For parents, travelling with hormonal teenagers need not sound like the nightmare it could be: The itinerary has to be fun enough to keep them off their handheld devices and also cool enough for them to want to post on social media using their handheld devices. (If it sounds like a crazy contradiction, it is — what isn’t when they are at this age?)
Planned well, a family holiday with your teen kids would bond everyone immeasurably and create beautiful memories to last a lifetime — the parents would love such an experience right now, while their increasingly independent kids are on the cusp of flying the coop; the maturing children will no doubt eventually come to love it too, though they may not admit or appreciate it at the moment.
The planning starts with deciding on a destination: Parents have to accept that they probably have divergent interests and desires than their teens as the children assert themselves and their personalities take shape. So the place should be multifaceted, with surprises around every corner for adults and teens.
Sydney in New South Wales, Australia, fits the bill perfectly: It is a place familiar to many of us living in Singapore, not too far away, easy to get around in, and yet it would yield new and varied experiences even for repeat visitors.
Many of the activities are adrenaline-pumping, Instagrammable, or just plain cool — exactly what the teens ordered.
This annual fantastical festival of light, music and ideas has to be at the top of your itinerary. Held this year between May 25 and June 16 this year, it is a multihued spectacle that stretches the boundaries of your imagination, providing a treasure trove of Instagram posts for your teen kids to attract thousands of likes (what invaluable bragging rights!).
Celebrating its 10th year, the festival — the largest of its kind in the world — will extend to Luna Park, where Coney Island will feature a large-scale projection on its facade.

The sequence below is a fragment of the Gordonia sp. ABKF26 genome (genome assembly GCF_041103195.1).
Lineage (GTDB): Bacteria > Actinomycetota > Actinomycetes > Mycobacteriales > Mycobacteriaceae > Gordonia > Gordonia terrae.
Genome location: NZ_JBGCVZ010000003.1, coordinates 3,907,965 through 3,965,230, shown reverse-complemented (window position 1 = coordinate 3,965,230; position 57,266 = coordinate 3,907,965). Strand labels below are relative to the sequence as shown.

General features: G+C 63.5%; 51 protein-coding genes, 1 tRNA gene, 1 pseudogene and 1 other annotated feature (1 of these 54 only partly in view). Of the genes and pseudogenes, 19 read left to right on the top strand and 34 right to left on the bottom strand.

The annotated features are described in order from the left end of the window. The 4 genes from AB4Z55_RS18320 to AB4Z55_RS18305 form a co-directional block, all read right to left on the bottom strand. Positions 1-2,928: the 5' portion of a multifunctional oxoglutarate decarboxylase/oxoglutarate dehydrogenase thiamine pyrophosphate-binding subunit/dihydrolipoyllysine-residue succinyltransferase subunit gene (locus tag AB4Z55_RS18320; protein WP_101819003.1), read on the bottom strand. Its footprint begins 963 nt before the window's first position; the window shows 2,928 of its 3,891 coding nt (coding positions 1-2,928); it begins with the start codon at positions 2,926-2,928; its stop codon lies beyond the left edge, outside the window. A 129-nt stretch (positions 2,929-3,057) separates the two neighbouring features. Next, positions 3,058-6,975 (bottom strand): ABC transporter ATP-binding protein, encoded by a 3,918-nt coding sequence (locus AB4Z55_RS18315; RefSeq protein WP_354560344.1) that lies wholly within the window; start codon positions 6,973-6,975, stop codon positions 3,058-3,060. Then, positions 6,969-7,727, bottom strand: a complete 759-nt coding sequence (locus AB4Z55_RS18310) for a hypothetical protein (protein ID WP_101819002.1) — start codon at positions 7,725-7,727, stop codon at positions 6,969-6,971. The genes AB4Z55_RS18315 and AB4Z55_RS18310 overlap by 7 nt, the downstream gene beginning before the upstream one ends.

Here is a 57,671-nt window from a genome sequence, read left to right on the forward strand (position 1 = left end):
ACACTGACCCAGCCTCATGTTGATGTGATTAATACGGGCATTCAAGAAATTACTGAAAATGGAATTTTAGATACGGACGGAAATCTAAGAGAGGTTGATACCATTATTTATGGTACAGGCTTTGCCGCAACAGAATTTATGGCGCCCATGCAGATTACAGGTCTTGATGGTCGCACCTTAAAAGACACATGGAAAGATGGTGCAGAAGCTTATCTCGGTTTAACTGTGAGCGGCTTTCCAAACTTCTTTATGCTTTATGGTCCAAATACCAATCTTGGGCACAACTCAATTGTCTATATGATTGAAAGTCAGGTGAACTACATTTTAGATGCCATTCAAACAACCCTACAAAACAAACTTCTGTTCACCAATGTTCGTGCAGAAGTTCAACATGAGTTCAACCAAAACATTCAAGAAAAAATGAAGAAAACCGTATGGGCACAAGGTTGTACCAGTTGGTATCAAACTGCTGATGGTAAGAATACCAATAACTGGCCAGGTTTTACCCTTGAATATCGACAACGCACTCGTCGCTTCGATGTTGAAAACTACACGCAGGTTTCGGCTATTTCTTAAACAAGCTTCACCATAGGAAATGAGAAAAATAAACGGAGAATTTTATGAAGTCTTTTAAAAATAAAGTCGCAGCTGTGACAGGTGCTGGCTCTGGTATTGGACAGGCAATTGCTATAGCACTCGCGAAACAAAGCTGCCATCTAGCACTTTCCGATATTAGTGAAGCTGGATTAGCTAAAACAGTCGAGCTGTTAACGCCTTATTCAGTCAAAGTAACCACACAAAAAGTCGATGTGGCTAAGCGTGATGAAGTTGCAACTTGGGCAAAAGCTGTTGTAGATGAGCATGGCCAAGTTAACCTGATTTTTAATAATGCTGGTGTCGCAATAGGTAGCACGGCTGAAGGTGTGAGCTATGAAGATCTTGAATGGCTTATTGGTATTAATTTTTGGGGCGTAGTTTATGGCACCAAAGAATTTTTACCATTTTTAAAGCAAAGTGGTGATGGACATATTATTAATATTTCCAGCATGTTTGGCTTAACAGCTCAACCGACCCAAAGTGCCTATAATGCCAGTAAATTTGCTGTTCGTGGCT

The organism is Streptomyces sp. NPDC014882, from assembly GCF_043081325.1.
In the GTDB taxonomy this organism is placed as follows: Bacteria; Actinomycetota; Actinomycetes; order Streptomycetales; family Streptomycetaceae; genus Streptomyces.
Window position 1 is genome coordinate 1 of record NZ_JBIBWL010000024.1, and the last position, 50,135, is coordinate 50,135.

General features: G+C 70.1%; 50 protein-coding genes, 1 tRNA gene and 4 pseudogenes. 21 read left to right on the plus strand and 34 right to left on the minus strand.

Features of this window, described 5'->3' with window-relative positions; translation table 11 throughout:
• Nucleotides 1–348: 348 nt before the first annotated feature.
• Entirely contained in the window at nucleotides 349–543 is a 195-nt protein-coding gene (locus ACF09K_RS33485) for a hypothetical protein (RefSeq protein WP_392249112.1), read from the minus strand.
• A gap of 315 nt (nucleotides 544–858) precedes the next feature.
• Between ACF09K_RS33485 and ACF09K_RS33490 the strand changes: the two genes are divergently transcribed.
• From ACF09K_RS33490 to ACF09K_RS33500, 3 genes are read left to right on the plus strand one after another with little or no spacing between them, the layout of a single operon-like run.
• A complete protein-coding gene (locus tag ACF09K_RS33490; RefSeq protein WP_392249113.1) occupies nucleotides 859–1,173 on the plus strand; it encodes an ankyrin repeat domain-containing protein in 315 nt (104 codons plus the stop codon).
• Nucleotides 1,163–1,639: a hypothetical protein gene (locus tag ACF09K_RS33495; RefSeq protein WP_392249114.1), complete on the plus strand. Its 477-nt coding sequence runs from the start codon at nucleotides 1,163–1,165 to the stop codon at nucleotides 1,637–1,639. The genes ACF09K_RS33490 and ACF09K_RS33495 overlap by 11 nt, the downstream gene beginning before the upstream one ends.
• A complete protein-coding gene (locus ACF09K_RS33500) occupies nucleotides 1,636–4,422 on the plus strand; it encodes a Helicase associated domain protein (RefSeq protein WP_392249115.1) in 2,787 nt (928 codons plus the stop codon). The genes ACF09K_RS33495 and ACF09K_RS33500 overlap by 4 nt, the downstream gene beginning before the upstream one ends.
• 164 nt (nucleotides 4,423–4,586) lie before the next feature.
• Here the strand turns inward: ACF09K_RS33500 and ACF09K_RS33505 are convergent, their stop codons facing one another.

Returning festival favourites include the Royal Botanic Garden, where a nature-inspired nocturnal environment highlights the Australian Rainbow Lorikeet and a giant electric, metallic flower with mirrored petals; Sydney Opera House, which features the morphing digital sculptures of Metamathemagical; and Taronga Zoo, where new animal light sculptures await visitors.
Sand dune adventures
As anyone who has ever been a teen before knows, there are few things lamer than a family vacation comprising primarily of “educational interests”. Teens can smell a lecture coming on as well as they can sniff out a learning journey disguised as a holiday.
To reassure your teen kids you have absolutely no intention whatsoever to sneak something even vaguely “educational” into their holiday, take them to Williamtown, Port Stephens, for a day of sandy good fun. Have them rev up quad bikes to go from the bush to the beach over picturesque sand dunes. Novice quad bike riders are welcome — they will be taught how to ride a quad bike before touring the Stockton Beach sand dunes. Okay, so your kids may also learn about Aboriginal culture in the Worimi Conservation Lands and Aboriginal guides will teach them about traditional Aboriginal foods and how to find fresh water. But they will be having so much fun, they won’t realise it’s the best learning journey they’ve experienced.
In addition to quad-biking, your family could go sandboarding here too.
For details, go to www.sandduneadventures.com.au
Excellent monkey business in the trees
Because teens tend to spend too much time in front of computers and assorted digital devices, overcompensate for this with plenty of outdoors time when planning your family vacations — hit the Treetop Adventure Park in Central Coast, too. This is where holidaymakers can slide down flying foxes, move from tree to tree on suspension bridges and enjoy many other exciting activities up to 15m above the forest floor. There are more than 100 challenges including 20 flying foxes, the longest at 250m.